No. 6 prospect Moreno mashing in Double-A

June 23rd, 2021

For the past few seasons, Blue Jays prospects have taken turns driving the hype train.

It started with Vladimir Guerrero Jr., of course, with Bo Bichette riding shotgun. Then it was Nate Pearson, building up to his 2020 debut, and Alek Manoah being the star of The Show through the early months of 2021. Now, it’s ’s turn.

The 21-year-old catcher isn’t just the hottest prospect in the organization, he’s one of the hottest prospects in Minor League Baseball. Moreno, Toronto's No. 6 prospect per MLB Pipeline, is hitting .385 with eight home runs and a 1.136 OPS for Double-A New Hampshire against older, more advanced pitching. What you’re seeing Guerrero do each night for the Blue Jays? That’s what Moreno is doing in Double-A.

Each night has its own highlight, too. On Tuesday, Moreno took four walks. On Sunday, he played his first career game at third base -- which raised some eyebrows -- and went 3-for-4 with a home run. Moreno homered in the two games prior to that, too, including a grand slam on Thursday.

“His natural talent has always been really impressive, so his ability to find the barrel with his bat speed and short stroke, they all translate into high contact,” said Gil Kim, the Blue Jays’ director of player development. “He’s able to do damage, as well. Gabby has made a lot of strides with his plate discipline with less than two strikes, and now he’s working on his two-strike approach a bit more. We saw advancement there in Winter Ball with more walks than strikeouts.”

Moreno’s 13 walks vs. 22 strikeouts leave him with a .452 on-base percentage, so you can see the strides already.

Signed out of Venezuela at age 16, Moreno was a shortstop. A Blue Jays scout at one of his workouts asked if he’d like to stand behind home plate and make a few throws to second, so he gave it a try. Before that day, Moreno had never even worn catcher’s gear. That’s one layer of what makes him so unique, though, and that’s what gives him the athleticism to project as an everyday catcher.

“He’s relatively new to the position, but his athleticism allows him to be really quick with his blocking, to make accurate and strong throws to the bases,” Kim said. “Receiving and game-planning are the two areas he’s working diligently on.”

The Blue Jays also feel that Moreno is growing more comfortable in leadership roles, particularly when it comes to speaking with pitchers and establishing plans throughout a game. If Moreno were a shortstop or center fielder, this would be a simpler conversation, but the Blue Jays need to consider how he manages a staff and bullpen.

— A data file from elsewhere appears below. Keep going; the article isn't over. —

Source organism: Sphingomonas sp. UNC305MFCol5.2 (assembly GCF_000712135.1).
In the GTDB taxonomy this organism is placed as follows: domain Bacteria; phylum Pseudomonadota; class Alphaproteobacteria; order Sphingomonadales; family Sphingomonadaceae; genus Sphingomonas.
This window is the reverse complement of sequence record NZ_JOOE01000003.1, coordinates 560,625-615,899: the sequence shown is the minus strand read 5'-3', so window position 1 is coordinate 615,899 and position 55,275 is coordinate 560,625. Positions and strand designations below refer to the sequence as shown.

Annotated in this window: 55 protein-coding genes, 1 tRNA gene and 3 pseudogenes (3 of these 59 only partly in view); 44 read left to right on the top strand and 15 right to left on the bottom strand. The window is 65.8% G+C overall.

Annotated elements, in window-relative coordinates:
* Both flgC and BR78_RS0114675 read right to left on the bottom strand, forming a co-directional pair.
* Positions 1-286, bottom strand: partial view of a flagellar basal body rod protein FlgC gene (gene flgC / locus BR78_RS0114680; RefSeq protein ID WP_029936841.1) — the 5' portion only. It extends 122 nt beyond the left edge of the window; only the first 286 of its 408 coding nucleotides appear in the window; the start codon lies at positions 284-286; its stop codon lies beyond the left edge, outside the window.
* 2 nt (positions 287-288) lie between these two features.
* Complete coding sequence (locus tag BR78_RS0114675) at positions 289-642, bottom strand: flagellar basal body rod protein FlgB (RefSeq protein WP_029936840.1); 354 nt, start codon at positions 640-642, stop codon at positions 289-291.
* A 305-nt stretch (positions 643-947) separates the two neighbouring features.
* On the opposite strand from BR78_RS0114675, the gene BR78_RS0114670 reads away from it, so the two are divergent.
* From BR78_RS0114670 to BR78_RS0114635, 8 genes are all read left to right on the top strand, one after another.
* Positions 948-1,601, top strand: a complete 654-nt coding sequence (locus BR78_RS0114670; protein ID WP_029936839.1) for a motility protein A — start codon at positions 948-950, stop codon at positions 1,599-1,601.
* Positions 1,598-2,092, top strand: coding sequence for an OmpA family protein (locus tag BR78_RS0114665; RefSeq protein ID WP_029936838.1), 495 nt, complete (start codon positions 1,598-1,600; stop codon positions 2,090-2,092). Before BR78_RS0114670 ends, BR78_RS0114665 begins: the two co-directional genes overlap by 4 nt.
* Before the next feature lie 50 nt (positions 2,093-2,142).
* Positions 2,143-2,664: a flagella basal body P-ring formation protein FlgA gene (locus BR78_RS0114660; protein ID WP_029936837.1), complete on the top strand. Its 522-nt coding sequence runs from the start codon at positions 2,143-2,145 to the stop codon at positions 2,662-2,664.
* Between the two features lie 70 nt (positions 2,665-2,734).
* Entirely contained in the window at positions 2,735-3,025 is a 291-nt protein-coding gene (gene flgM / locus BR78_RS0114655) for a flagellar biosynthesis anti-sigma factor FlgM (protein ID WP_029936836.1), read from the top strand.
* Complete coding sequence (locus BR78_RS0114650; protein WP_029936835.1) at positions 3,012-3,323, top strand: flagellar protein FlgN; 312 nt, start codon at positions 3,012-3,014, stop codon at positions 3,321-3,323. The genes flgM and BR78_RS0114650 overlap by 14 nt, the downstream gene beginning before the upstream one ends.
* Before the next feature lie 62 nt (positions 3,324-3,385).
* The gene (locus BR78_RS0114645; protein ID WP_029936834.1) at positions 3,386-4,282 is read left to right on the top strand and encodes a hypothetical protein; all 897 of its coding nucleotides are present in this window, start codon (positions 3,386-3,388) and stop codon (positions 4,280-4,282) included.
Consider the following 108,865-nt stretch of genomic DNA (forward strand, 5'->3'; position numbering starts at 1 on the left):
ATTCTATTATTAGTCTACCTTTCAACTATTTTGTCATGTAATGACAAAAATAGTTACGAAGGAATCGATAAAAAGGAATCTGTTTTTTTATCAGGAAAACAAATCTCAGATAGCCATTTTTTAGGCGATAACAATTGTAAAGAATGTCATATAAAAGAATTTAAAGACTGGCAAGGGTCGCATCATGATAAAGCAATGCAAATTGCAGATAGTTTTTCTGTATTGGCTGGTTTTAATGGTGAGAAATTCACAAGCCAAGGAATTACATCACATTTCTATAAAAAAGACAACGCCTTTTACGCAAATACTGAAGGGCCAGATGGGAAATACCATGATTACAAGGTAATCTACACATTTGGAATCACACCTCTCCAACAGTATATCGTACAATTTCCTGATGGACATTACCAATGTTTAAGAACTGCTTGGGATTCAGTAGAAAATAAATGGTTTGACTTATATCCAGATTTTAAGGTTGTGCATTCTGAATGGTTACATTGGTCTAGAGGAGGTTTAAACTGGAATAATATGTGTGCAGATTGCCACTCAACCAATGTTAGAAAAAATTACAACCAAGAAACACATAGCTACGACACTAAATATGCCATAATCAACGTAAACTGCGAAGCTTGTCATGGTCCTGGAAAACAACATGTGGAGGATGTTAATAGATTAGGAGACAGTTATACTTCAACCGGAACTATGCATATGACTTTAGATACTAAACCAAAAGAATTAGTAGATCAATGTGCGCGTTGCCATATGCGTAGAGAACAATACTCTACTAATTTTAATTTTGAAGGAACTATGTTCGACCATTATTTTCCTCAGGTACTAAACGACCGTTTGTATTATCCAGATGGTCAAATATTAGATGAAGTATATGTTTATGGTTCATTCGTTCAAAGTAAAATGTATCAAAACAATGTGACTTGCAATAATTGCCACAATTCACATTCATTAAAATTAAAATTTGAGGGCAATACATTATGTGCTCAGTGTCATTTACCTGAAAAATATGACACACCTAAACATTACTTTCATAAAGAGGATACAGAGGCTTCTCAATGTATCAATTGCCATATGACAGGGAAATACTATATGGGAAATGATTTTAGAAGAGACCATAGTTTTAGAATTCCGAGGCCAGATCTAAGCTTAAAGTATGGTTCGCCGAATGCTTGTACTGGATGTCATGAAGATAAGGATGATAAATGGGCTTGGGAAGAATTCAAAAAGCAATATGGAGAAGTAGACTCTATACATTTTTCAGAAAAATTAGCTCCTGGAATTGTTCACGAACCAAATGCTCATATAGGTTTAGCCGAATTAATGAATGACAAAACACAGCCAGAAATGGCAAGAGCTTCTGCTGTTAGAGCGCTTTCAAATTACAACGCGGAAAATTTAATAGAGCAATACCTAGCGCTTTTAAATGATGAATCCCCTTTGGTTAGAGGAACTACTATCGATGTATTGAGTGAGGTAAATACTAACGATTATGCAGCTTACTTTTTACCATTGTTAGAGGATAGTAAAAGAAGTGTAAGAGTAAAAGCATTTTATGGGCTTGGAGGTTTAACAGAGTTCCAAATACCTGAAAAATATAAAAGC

Already forcing the Blue Jays’ hand, the obvious question is when Moreno will earn a promotion to Triple-A. A big league debut this season still feels like a long shot, but having Moreno face advanced pitchers who know how to attack young hitters -- especially late in counts -- will be a key piece to the final stages of his development.

Soon enough, the Blue Jays should have Alejandro Kirk back from his left hip flexor strain and Danny Jansen back from his right hamstring strain. That scenario likely moves No. 18 prospect Riley Adams back to Triple-A, where the Blue Jays want him playing every day. These things tend to take care of themselves with injuries or cold streaks, and it shows how deep this position is in Toronto, but at some point soon, Moreno needs to be challenged.

“We’re going to want Kirk to play, we’re going to want Adams to play and, obviously, we’re going to want Moreno to play, so we’re making sure that we’re maximizing the Minor League teams,” general manager Ross Atkins explained over the weekend. “Gabriel has certainly earned that discussion and we’re having it. We’re just trying to balance it with the group.”

Speaking of ways this could sort itself out, don’t forget the upcoming Trade Deadline. The Blue Jays’ catching depth is valuable because of how scarce that is across baseball, and if the club aims high for a pitcher, rival clubs will be asking about these young backstops early and often.

The “catcher of the future” tag hasn’t always stuck when it comes to the Blue Jays, but what Moreno has done through the first two months of the Minor League season is rare.